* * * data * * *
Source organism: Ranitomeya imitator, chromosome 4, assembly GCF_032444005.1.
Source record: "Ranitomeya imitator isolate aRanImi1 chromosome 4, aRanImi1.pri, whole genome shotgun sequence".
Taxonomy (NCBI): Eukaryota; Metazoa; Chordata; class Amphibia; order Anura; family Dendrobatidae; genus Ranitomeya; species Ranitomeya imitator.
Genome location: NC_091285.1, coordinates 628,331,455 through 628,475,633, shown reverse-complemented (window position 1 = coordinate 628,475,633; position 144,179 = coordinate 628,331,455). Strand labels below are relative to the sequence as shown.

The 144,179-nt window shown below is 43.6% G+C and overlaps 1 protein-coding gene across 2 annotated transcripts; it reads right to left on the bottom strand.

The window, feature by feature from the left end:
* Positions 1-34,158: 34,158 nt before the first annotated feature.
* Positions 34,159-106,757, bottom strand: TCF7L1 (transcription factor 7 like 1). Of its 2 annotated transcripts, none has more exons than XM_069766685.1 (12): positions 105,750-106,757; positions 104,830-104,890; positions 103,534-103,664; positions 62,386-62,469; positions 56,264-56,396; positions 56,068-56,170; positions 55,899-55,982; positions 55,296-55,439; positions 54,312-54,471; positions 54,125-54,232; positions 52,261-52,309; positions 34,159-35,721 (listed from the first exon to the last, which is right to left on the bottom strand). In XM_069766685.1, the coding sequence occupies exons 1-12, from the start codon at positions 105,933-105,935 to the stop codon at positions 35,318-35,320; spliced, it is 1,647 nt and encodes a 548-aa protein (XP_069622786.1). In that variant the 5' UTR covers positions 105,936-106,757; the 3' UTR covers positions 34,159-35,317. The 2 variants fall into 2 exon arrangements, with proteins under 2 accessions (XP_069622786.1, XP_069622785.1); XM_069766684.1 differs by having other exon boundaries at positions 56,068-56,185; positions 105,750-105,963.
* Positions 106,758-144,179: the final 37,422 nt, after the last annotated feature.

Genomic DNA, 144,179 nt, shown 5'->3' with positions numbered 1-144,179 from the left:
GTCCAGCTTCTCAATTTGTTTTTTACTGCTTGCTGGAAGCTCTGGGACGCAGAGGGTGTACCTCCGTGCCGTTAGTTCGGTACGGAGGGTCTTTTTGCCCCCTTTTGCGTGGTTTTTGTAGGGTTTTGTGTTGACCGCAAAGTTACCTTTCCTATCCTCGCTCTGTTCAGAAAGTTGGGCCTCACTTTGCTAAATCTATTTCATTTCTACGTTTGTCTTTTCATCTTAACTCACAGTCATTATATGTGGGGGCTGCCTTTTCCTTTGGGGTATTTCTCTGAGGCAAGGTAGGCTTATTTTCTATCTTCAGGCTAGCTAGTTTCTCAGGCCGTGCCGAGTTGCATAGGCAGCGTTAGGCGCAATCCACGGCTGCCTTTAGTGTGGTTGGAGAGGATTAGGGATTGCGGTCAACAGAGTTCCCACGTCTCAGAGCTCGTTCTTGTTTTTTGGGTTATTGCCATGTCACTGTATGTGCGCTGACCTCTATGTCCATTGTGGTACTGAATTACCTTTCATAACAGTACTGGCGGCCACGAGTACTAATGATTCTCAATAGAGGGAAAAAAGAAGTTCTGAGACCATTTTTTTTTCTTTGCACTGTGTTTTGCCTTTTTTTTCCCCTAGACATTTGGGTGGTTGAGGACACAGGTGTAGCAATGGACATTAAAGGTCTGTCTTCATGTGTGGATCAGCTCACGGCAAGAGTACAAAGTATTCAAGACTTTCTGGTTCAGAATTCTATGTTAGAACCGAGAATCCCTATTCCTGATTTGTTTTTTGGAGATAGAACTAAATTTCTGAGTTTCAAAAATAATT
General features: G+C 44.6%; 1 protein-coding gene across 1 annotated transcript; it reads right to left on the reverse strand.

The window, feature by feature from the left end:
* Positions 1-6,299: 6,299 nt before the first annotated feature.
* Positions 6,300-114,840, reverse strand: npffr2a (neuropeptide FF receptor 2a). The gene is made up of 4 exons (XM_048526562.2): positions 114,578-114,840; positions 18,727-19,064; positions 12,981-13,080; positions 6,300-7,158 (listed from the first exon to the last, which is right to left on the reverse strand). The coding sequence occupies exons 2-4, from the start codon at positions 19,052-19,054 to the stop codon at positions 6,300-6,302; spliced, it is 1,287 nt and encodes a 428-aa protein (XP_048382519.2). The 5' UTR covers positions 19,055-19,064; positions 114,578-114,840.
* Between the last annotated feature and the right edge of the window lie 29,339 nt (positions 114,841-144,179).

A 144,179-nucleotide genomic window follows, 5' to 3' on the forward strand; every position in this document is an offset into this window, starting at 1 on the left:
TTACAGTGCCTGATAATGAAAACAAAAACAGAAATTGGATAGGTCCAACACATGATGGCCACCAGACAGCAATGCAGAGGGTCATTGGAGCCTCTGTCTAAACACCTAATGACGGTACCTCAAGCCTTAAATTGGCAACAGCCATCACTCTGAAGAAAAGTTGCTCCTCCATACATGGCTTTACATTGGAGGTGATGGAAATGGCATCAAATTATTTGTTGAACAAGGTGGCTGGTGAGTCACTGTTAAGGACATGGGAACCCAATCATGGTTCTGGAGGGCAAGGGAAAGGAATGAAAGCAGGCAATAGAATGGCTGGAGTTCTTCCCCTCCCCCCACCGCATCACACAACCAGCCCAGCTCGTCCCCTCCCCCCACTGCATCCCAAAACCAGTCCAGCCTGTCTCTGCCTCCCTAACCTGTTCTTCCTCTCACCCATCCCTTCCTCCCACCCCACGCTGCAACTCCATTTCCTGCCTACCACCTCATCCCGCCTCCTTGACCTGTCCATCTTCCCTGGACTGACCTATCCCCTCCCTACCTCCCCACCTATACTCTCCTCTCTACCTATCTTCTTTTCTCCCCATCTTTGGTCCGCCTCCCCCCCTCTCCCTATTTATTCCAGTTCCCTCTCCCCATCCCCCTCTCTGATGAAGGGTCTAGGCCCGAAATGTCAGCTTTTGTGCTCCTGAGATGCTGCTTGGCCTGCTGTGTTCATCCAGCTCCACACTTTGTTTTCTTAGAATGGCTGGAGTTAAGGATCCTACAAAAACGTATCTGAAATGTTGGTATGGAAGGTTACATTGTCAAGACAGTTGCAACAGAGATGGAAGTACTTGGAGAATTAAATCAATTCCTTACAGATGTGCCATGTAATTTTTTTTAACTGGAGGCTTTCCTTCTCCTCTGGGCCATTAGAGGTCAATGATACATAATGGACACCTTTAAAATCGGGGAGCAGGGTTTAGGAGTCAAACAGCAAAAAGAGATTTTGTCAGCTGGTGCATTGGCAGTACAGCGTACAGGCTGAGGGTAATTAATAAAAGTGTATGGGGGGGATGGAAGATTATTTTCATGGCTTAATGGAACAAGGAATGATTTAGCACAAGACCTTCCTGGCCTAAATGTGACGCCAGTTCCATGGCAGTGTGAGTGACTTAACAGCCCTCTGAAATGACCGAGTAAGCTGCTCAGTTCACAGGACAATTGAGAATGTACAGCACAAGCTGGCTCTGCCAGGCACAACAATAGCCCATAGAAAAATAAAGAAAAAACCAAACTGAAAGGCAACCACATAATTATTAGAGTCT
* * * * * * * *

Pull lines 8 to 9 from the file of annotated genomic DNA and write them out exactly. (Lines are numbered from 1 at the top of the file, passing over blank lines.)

* Positions 34,159-106,757, bottom strand: TCF7L1 (transcription factor 7 like 1). Of its 2 annotated transcripts, none has more exons than XM_069766685.1 (12): positions 105,750-106,757; positions 104,830-104,890; positions 103,534-103,664; positions 62,386-62,469; positions 56,264-56,396; positions 56,068-56,170; positions 55,899-55,982; positions 55,296-55,439; positions 54,312-54,471; positions 54,125-54,232; positions 52,261-52,309; positions 34,159-35,721 (listed from the first exon to the last, which is right to left on the bottom strand). In XM_069766685.1, the coding sequence occupies exons 1-12, from the start codon at positions 105,933-105,935 to the stop codon at positions 35,318-35,320; spliced, it is 1,647 nt and encodes a 548-aa protein (XP_069622786.1). In that variant the 5' UTR covers positions 105,936-106,757; the 3' UTR covers positions 34,159-35,317. The 2 variants fall into 2 exon arrangements, with proteins under 2 accessions (XP_069622786.1, XP_069622785.1); XM_069766684.1 differs by having other exon boundaries at positions 56,068-56,185; positions 105,750-105,963.
* Positions 106,758-144,179: the final 37,422 nt, after the last annotated feature.